Rio and the $115bn capital return | FT Alphaville

Rio and the $115bn capital return

Sam Walsh, the new Australian boss of Rio Tinto has probably never heard of Tony Pidgley, the chairman of upmarket UK housebuilder Berkeley Homes.

Which is a pity because Pidgley, adopted from Barnardo’s at the age of four by travellers, could give him some tips on how to run a cyclical business and maximise returns to shareholders. (Something, of course, his predecessor conspicuously failed to do).

Specifically, the plan hatched by Pidgley back in 2011 was to return Berkeley’s entire market cap in dividends over a ten-year period. (And given he’s pulled off something similar before you wouldn’t bet against him doing the same again).

Anyway, we digress. Citigroup reckons this strategy could work in the mining industry.

No, really ,it could.

So what would happen if Walsh did a Pidgley and returned Rio’s market cap ($115bn) in dividends over ten years?

One could argue that there are similarities in the cyclical nature of buying and developing land as to buying and developing resources. It also removes timing issues which is a frustration of many investors, as the peak of cash generation occurs at the peak of the cycle and so do peak capex and M&A prices.

Interestingly the company has spent $110bn on capex and net M&A (acquisitions less divestments) over the past ten years and this compares to the company’s current market cap of around $115bn. Rio has paid around $18bn in dividends and buy backs less the rights issue is positive $4bn. At least in theory the company could have adopted this strategy in the past and perhaps avoided ~$35bn in impairments.

We already forecast dividends of around $76bn and capex of $76bn, which on our conservative long-term forecasts (copper $6,500 and iron ore $81 real) would interestingly still leave the company in a net cash position of around $79bn by 2023. In our view the numbers work, and Rio could commit to returning around $115bn in cash to shareholders with minimal shrinkage to its business (although this is a separate debate).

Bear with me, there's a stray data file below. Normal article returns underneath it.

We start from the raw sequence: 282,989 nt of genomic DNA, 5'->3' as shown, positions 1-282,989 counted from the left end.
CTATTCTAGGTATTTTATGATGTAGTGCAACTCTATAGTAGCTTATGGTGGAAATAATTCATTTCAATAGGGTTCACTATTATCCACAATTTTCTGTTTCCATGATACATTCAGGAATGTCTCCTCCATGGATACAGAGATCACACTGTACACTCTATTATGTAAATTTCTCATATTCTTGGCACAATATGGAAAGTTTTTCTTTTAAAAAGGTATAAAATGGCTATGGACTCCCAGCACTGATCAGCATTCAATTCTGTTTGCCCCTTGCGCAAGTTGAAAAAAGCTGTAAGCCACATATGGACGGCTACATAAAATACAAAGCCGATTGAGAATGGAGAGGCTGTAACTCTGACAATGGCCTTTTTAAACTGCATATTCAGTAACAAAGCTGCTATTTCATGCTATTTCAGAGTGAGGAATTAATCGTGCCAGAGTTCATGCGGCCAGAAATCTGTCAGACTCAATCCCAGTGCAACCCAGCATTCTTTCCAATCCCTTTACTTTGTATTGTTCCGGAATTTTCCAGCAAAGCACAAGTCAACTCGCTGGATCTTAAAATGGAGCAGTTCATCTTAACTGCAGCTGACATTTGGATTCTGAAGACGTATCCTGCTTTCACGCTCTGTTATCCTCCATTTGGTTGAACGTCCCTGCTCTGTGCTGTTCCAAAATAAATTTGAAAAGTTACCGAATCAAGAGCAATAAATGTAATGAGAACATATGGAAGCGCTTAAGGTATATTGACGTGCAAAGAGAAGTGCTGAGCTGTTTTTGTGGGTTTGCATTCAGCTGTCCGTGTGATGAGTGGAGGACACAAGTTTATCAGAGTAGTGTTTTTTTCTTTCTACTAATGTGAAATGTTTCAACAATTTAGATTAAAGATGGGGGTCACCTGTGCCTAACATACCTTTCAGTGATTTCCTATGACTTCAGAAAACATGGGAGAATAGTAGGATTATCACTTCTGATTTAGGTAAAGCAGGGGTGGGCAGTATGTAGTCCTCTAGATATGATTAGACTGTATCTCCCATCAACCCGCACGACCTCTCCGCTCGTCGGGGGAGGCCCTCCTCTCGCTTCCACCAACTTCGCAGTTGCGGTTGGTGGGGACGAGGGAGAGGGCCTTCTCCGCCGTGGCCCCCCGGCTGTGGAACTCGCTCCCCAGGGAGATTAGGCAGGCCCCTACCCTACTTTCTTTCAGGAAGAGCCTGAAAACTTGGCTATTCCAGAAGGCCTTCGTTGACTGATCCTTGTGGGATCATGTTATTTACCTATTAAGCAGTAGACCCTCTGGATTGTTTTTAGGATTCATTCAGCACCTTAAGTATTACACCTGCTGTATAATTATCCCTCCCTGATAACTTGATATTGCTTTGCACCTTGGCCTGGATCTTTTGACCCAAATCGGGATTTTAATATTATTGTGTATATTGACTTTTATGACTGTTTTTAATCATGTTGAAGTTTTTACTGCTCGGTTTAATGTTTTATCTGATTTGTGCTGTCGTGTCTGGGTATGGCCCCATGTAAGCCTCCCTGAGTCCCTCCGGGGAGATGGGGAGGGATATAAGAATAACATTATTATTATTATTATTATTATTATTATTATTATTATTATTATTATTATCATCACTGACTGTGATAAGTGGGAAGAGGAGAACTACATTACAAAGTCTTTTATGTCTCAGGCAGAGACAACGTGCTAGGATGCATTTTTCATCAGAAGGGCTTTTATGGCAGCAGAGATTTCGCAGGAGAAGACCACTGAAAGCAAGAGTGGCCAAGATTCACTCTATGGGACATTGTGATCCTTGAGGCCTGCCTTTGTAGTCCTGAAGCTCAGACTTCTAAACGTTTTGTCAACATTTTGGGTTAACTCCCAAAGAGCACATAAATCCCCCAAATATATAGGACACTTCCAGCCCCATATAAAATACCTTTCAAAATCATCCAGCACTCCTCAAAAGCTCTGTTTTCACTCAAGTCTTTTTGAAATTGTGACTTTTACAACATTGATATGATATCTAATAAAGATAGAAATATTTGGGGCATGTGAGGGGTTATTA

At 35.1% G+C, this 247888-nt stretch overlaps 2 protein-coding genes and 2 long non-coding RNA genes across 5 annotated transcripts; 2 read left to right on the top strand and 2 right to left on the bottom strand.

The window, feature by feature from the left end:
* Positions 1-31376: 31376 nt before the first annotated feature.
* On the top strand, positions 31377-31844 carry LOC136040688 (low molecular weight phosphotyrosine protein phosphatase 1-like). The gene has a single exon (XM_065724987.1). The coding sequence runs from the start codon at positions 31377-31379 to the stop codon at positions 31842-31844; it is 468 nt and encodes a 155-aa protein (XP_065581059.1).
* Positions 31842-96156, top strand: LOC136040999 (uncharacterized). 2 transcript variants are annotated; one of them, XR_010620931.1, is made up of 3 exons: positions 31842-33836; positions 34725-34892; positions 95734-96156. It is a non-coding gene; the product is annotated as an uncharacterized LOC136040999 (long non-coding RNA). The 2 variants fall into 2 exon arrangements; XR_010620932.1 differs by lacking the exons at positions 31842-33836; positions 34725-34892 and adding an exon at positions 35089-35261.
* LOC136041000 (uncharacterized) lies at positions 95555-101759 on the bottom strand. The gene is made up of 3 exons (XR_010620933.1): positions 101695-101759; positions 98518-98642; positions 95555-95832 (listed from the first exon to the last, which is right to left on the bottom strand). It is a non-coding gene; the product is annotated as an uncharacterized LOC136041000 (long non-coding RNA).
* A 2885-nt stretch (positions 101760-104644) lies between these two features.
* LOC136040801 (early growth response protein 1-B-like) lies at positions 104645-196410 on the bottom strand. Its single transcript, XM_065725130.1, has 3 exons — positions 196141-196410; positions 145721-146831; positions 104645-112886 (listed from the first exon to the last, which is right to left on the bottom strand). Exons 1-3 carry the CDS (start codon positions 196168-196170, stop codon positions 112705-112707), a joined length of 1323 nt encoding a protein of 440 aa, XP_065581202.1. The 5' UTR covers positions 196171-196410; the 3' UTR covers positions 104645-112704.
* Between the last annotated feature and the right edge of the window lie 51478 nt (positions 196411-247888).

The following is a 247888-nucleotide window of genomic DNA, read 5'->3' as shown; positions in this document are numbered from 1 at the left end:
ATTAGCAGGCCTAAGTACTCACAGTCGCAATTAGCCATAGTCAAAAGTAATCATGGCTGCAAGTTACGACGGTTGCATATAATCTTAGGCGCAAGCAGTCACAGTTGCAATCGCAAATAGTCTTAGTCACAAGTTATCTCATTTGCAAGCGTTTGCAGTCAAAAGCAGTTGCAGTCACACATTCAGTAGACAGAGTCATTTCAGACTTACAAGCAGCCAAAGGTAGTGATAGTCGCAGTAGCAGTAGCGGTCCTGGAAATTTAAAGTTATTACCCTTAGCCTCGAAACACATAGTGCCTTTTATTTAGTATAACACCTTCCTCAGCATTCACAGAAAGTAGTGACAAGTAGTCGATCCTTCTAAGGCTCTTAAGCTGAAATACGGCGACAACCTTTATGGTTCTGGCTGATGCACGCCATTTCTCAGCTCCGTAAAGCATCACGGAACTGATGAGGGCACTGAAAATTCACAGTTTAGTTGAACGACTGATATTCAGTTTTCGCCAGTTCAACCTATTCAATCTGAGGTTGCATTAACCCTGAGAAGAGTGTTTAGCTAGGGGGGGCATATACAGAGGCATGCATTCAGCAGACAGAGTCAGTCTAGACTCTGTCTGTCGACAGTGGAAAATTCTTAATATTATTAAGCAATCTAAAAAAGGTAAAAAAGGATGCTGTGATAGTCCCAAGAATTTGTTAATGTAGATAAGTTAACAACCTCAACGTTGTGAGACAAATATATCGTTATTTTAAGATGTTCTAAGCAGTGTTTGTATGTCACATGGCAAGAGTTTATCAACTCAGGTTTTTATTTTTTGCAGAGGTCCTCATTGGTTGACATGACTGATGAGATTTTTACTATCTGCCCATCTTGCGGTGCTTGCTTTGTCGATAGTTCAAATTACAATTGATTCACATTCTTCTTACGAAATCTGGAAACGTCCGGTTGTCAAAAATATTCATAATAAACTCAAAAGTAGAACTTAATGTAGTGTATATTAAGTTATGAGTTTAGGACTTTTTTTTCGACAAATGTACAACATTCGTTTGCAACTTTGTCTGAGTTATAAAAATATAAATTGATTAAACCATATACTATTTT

Right then Rio could, in theory at least, do a Pidgley.

But what would be the upside for shareholders?

Over to Citi again.

The valuation impact in our view would be pronounced. Rio Tinto’s market cap ~$115bn is currently trading at a 15% discount to our calculated NPV of $133bn; we calculate a value of $167bn or 45% upside on a cash return strategy. If Rio Tinto paid out its current market cap ($115bn in dividends) over the next ten years we calculate that it would be worth $66bn in today’s money (using a dividend discount model at a cost of equity of 12%) and would result in our expected payout ratio increasing from around 50% to 86%. We have then calculated a residual value of Rio Tinto in 2023 and present valued that back to today of $101bn, this is based on a conservative ~5x earnings and a 20% discount to the residual NPV.

Of course, this isn’t going to happen. But as any exercise in fantasy corporate strategy its useful. And that’s because after the past few years of writedowns and bungled acquisitions mining executives really do need to think harder about how they deploy capital.

For no other reason than this:

As an example Rio Tinto historically traded at a ~20% premium to NPV, arguably up until the Alcan acquisition, rights issue, and unprecedented capex spend. This resulted in a step change on how the company traded relative to our calculated NPV and over the past three years it has traded at a discount of around 30%.

Mr Walsh will present Rio’s annual results on Thursday.

Related links:
Oh, Rio, Rio…. – FT Alphaville
Rio chief quits after $14bn writedown - FT
The Rio Tinto domino – FT Alphaville
New Rio chief challenges miner stereotype – FT.com